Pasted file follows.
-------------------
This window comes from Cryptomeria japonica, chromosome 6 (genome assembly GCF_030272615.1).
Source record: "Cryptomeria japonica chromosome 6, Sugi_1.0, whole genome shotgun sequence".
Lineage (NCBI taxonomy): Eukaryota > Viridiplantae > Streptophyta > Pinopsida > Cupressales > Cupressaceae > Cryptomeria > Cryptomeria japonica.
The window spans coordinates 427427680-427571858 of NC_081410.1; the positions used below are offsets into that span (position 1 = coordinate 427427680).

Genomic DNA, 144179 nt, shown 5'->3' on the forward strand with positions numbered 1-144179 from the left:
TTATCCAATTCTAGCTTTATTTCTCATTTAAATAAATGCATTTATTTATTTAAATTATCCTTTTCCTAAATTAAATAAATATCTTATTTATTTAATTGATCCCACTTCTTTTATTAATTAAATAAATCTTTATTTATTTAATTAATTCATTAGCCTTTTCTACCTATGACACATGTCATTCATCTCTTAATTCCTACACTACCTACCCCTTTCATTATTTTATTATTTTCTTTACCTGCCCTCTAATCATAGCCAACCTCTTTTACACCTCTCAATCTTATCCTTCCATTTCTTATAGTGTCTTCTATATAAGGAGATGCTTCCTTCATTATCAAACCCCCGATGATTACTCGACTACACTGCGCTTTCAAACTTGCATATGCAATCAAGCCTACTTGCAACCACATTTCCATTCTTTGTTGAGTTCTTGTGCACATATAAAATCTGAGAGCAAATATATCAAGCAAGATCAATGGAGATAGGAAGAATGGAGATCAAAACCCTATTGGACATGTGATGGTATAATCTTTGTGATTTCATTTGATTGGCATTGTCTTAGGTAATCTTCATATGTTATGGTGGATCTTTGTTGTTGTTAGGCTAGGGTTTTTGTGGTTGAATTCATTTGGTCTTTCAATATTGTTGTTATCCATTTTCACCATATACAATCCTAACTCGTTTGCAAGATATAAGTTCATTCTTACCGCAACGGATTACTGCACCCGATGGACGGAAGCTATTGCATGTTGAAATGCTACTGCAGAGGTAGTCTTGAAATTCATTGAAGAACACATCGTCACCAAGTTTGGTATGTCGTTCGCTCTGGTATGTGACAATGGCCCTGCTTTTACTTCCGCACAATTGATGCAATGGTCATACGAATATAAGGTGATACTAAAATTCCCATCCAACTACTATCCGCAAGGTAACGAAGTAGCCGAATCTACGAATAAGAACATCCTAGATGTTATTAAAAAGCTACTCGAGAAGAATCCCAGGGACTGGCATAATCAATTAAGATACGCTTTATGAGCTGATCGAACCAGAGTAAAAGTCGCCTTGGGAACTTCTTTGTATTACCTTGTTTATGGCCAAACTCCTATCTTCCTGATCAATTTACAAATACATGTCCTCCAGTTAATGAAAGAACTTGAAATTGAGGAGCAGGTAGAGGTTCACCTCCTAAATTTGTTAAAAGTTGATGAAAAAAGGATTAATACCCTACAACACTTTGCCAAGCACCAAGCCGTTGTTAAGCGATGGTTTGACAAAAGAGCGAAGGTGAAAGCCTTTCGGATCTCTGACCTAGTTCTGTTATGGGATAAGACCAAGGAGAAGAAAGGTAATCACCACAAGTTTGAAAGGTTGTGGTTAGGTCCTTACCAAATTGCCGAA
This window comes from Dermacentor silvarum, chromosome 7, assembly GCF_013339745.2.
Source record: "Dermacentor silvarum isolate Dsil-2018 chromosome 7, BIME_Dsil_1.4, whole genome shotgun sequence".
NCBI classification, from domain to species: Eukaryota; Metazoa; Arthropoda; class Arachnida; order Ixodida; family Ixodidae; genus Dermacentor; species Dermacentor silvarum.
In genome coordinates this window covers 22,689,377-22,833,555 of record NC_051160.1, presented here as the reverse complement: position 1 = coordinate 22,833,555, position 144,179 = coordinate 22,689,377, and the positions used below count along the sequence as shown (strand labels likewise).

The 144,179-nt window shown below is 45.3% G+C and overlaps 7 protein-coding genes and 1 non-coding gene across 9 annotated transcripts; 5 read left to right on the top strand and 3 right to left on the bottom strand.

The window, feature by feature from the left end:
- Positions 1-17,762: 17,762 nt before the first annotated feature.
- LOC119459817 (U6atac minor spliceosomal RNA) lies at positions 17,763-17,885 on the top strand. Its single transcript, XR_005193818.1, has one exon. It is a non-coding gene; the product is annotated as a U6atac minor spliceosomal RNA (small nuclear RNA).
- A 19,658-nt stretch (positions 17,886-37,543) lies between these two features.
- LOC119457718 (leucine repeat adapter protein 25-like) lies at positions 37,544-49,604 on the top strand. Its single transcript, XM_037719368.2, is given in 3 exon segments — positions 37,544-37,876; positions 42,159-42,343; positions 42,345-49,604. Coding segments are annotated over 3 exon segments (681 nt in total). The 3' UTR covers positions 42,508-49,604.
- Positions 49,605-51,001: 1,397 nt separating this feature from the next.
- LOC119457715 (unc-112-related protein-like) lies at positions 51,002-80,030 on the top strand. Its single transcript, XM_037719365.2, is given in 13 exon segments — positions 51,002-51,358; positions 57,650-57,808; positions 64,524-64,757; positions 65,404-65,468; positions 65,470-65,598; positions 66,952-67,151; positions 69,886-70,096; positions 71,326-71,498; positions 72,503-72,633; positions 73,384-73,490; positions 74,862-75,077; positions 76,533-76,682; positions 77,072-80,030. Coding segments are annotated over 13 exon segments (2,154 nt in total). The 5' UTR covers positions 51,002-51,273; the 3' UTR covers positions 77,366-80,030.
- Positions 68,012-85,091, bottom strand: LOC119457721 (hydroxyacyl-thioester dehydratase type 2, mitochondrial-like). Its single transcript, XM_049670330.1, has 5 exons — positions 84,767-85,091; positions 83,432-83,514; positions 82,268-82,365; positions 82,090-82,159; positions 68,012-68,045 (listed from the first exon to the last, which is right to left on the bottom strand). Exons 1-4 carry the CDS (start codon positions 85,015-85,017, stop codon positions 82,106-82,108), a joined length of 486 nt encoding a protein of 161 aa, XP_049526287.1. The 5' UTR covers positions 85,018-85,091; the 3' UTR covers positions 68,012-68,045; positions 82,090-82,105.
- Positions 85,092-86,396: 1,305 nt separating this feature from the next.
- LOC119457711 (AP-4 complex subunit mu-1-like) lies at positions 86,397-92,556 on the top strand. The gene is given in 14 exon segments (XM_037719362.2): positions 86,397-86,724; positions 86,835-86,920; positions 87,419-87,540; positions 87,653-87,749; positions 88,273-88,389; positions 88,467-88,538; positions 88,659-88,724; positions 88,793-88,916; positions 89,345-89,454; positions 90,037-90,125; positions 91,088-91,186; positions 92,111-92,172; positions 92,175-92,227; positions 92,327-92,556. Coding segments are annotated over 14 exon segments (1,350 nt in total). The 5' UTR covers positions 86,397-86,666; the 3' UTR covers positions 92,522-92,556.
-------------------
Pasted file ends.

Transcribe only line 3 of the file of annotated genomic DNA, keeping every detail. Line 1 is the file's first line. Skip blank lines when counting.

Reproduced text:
Lineage (NCBI taxonomy): Eukaryota > Viridiplantae > Streptophyta > Pinopsida > Cupressales > Cupressaceae > Cryptomeria > Cryptomeria japonica.